Empire State residents with qualifying conditions have had access to medical cannabis since 2014. While talk of recreational legalization often comes up, for now, New York’s medical cannabis program is the safest way for patients to access lab-tested cannabis products to help manage their symptoms and conditions.
If you’re interested in how to become a medical cannabis patient in NY, here’s what you need to know.
How to Become a Medical Cannabis Patient in NY: Residency Requirement
In order to participate in New York’s medical cannabis program, you must be able to demonstrate current residency in the state. You’ll need to provide one of the following proofs of residency:
- ID number from your New York State driver’s license or New York State non-driver ID card
- Copy of a government-issued ID card that contains your name and New York State address
- Copy of a utility bill or other document issued within the previous two months, containing your name and address and showing your residency
- Copy of a current lease or similar document showing your residency within New York State
- Other documentation as approved by the Department of Health (DOH) containing sufficient information to show proof of residency in New York State
If you’re a temporary resident receiving treatment in New York for a qualifying medical condition, you can also demonstrate residency by providing a lease, a utility or hospital bill, or other documentation as approved by the DOH.
NY Medical Cannabis Qualifying Conditions and Finding a Doctor
Next, you must be certified by a physician as have one of the following qualifying conditions:
- Chronic Pain
- Inflammatory Bowel Disease
- Parkinson’s Disease
- Huntington’s Disease
- Multiple Sclerosis
- Spinal Cord Injury with Spasticity
- Any condition for which an opioid could be prescribed
Associated or complicating conditions include:
- Cachexia/Wasting Syndrome
- Opioid Use Disorder
- Severe or Chronic pain
- Severe Nausea
- Severe or Persistent Muscle Spasms
If you believe you live with one or more of the qualifying conditions, the next step is to obtain a medical certification from a doctor, physician assistant, or nurse practitioner licensed to recommend cannabis medicine in New York.
If your doctor is certified with the state to recommend cannabis, they can do it for you. Otherwise, you will need to visit a state-certified medical professional. You can access a list of state-certified care providers and reach out to one or more of them.
Be prepared to bring your medical records with you if you’re seeing a new health professional. You’ll want to share details of your medical history to help her make a determination about your eligibility.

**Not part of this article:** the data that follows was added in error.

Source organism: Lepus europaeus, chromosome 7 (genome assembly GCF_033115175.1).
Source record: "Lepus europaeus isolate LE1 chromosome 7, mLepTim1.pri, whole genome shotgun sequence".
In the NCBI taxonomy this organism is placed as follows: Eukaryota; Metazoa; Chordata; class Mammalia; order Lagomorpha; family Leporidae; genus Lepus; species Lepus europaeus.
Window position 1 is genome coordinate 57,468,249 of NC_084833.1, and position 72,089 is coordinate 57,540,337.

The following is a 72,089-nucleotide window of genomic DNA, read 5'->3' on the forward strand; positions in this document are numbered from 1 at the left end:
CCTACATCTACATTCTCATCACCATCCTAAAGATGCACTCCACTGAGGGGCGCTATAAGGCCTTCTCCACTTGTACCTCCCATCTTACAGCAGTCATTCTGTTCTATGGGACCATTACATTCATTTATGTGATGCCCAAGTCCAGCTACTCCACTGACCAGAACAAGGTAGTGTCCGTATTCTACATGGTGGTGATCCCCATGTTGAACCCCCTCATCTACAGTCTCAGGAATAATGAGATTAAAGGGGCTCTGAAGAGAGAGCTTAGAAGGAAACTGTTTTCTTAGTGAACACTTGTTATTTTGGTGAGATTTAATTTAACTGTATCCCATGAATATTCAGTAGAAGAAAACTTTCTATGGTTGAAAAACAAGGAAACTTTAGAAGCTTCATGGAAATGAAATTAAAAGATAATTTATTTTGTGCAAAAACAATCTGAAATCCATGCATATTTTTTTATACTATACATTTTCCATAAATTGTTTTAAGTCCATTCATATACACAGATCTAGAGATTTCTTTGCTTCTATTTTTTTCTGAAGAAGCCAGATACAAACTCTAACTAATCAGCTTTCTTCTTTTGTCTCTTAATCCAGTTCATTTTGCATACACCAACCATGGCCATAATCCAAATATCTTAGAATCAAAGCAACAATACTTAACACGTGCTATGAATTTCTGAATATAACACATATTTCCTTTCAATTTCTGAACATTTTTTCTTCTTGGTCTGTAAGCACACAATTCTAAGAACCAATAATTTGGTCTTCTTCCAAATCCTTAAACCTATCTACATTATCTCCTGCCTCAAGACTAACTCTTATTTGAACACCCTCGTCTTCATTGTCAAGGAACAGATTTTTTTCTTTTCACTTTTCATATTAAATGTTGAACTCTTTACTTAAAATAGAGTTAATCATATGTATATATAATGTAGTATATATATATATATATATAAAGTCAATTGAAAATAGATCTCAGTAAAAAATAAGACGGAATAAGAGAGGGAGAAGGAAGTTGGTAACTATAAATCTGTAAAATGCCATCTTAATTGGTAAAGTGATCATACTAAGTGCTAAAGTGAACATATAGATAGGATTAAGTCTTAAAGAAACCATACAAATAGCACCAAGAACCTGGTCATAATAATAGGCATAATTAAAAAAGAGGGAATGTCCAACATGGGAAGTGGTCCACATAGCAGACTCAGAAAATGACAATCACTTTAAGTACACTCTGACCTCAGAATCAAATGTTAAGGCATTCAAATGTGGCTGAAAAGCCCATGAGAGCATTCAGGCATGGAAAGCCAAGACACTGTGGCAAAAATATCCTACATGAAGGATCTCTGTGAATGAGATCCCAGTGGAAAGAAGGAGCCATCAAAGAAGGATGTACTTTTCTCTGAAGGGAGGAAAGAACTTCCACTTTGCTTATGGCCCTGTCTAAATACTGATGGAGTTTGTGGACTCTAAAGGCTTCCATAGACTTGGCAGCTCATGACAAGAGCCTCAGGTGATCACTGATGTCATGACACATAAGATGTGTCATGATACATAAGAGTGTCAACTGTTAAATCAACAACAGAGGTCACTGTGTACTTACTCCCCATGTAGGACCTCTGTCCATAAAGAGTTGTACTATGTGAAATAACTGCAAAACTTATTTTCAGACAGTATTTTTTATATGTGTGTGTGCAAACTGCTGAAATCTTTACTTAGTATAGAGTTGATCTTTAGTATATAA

If you are approved and your health professional recommends medical cannabis to manage your symptoms, you’ll then need to register with the state.
How to Become a Medical Cannabis Patient in NY: The Application Process
Once you’ve visited a care provider to affirm that you suffer from a qualifying condition, you’ll need to gather the appropriate documents to submit to the state’s Medical Cannabis Program. These include:
- A signed certification from a New York State registered practitioner
- A photo ID
- Proof of NYS residency (see above)
- A birth certificate for patients under the age of 18
For a complete list of steps and instructions, you can visit the state’s patient registration instructions.
Once you’ve gathered all these documents, you’ll submit them to the state’s Medical Cannabis Program. There is a $50 application fee, though as of November 2020, the DOH is currently waiving the fee.
Once your application is turned in and processed, you can expect to receive your New York State Medical cannabis Card within seven to ten business days.
When you have your card, you’re free to visit any licensed dispensary in New York, like our Vireo Health dispensaries. Just be sure to bring your photo ID and your medical cannabis card with you.
Registering a Caregiver and Renewing Your Card
If you need help getting your medical cannabis, you can designate a caregiver to assist them in accessing and taking MMJ. These caregivers must register with the Department of Health, and in most cases must be at least 21 years old. In addition, they must possess a valid registry identification card for each patient under their care (with a maximum allowable total of five patients per caregiver).
Be sure you renew your card on time. Patient and caregiver cards expire every year. The process is the same as your initial application, meaning that you’ll have to be certified by a care provider and submit your paperwork all over again.